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Categories : Uncategorized
August 5, 2016
Tags : ATM, Cash substitution, Fraud, Identity theft, Security, South America
The Rio Olympics will be showcasing some new fancy payment devices. But will they replace cash?
Guillaume Lepecq

On Saturday, thousands of athletes from 206 countries, not to mention those participating under the Olympic flag, will start competing for fame, glory and 5,130 gold medals, in 28 different sports. This is 14 countries more, than are recognised by the UN. The Olympics are expected to attract over half a million spectators.  At the 2012, London Olympics almost 9 million tickets were sold. All this translates into many payments.

The « cashless » London games

In 2012, Olympic sponsor Visa strived to turn the London games cashless by promoting mobile and contactless payment technology.  Visa ambassadors were equipped with a Samsung phone, which enabled contactless payments within the Olympic areas. In a more controversial move, Visa had 27 ATM machines at the Olympic sites closed down and replaced by 8 new machines, which only accepted Visa cards. Further criticism arose from the Royal National Institute of Blind People, as ATMs were not equipped for blind and partially sighted people.

But the real backlash occurred when card system crashed at a soccer game at Wembley stadium and tens of thousands of spectators were unable to buy snacks.  And if further evidence that the London games did not go cashless is required, Link, the UK ATM network Link announced that ATM withdrawals increased by 4.6% during the Olympics compared to the same period the previous year. And this does not include overseas card withdrawals.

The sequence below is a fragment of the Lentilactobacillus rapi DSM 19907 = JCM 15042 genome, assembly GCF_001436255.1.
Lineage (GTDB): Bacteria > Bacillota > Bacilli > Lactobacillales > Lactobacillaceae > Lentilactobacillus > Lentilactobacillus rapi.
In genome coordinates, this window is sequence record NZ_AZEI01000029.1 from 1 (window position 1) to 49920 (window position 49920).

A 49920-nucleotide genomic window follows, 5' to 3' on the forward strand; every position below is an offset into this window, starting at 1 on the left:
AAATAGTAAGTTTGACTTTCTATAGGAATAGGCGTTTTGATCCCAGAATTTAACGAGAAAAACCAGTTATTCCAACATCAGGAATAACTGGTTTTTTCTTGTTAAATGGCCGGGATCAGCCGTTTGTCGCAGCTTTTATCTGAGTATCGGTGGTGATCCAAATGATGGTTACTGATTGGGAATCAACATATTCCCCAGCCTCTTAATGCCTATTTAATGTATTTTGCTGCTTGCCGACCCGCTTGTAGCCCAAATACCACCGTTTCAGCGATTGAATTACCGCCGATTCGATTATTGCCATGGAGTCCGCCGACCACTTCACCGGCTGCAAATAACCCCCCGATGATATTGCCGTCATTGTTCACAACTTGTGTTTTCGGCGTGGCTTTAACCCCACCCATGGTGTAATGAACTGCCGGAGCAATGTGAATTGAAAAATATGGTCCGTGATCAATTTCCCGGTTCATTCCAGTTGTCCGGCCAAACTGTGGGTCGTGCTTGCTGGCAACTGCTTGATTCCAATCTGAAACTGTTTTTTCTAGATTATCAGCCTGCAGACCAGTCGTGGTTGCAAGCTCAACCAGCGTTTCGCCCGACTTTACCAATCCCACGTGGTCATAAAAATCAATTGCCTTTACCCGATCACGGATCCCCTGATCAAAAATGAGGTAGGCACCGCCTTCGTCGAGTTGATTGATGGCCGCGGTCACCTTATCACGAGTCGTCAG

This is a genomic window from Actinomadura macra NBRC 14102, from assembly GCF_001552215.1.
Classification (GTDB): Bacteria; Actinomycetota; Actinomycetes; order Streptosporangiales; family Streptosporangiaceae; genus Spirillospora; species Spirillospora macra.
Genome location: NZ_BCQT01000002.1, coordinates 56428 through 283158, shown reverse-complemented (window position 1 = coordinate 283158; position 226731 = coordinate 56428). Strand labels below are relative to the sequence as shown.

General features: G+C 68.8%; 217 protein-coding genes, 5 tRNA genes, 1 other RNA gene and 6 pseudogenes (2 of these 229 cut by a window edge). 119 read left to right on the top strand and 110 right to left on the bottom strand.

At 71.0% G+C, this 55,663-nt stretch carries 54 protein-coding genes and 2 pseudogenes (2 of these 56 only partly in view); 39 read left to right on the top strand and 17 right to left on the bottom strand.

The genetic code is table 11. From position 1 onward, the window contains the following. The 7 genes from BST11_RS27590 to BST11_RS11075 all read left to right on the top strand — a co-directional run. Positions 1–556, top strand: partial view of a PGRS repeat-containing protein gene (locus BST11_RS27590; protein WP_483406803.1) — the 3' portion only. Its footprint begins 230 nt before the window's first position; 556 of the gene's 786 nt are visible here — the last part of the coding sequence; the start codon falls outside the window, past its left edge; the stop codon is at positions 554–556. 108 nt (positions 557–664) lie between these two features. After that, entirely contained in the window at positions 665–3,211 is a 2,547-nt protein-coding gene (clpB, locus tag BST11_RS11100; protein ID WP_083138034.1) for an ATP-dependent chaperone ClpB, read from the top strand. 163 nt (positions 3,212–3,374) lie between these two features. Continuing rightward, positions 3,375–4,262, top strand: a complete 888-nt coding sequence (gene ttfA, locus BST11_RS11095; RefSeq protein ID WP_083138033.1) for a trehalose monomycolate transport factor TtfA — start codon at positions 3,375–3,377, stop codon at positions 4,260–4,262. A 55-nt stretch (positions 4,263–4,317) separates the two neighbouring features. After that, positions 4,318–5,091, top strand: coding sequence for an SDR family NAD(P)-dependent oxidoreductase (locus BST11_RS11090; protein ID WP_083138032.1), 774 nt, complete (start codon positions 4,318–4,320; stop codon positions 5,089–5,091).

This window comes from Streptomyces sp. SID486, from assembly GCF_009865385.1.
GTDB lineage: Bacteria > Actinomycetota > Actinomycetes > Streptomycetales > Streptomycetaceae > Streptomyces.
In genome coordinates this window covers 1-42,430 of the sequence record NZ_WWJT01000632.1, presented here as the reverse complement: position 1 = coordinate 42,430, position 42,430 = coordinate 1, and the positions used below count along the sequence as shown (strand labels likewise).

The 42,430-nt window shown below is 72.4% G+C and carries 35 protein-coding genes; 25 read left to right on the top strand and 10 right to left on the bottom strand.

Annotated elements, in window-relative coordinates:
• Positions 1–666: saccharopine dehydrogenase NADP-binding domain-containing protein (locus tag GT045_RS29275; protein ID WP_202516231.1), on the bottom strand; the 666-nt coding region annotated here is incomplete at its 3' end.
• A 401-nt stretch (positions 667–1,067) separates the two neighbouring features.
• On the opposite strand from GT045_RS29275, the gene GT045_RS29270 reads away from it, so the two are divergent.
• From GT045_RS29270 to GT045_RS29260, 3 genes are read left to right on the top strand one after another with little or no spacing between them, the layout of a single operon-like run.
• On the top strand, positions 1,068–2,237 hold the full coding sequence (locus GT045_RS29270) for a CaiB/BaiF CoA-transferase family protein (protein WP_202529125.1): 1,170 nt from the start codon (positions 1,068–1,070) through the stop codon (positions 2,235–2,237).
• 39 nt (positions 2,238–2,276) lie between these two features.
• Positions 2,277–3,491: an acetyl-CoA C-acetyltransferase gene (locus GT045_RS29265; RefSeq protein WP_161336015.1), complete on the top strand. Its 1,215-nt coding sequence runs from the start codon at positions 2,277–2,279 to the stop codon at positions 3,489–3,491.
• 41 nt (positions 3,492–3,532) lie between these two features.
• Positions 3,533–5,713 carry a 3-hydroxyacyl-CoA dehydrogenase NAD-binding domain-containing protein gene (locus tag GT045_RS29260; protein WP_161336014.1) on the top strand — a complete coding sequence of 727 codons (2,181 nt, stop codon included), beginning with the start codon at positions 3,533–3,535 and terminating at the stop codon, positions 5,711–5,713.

How will people pay in Rio?

Of course, it is too early to say. But here are some considerations.

Visa will again be promoting alternative payment instruments. And this year, wearable payments are the fashion. This includes the Swatch Bellamy Watch, the Pulseira Bradesco payment bracelet as well a ring, though the latter is for Team Visa athletes exclusively. And of course, Visa will be the only card accepted at the competition venues.

On the other hand, Brasil has a dense network of ATMs with over 160,000 units deployed. And there is evidence that foreign travellers rely on cash because they are particularly wary of risks associated with card use.

Brasil ranks second in the world in terms of card fraud, according to research from ACI Worldwide and the Aite Group. A staggering 49% of the country’s consumers have been victims of card fraud in the last year.  And the figure has risen by 19 points since 2014. Jay Floyd, Head of Fraud Strategy EMEA, ACI Worldwide comments: «With fraud rates in Brazil continuing to soar, it is important that visitors to the Rio Games do everything they can to protect themselves.» And ACI has issued tips for visitors to proctect their card and identity including this one : «When in doubt, pay in cash

Paying online while in Brasil will require caution as well. Moscow-based IT security group Kaspersky lab has warned that cybercriminals are training hard for the competition. They have listed a number of potential risks including phishing, fake sites, dangerous wi-fi networks, USB charging traps, card skimmers. In the US, Bill Evanina the chief counter-intelligence officials is warning travellers of the hack risk. “When you travel abroad, assume that your personal information will be breached,’’ he said.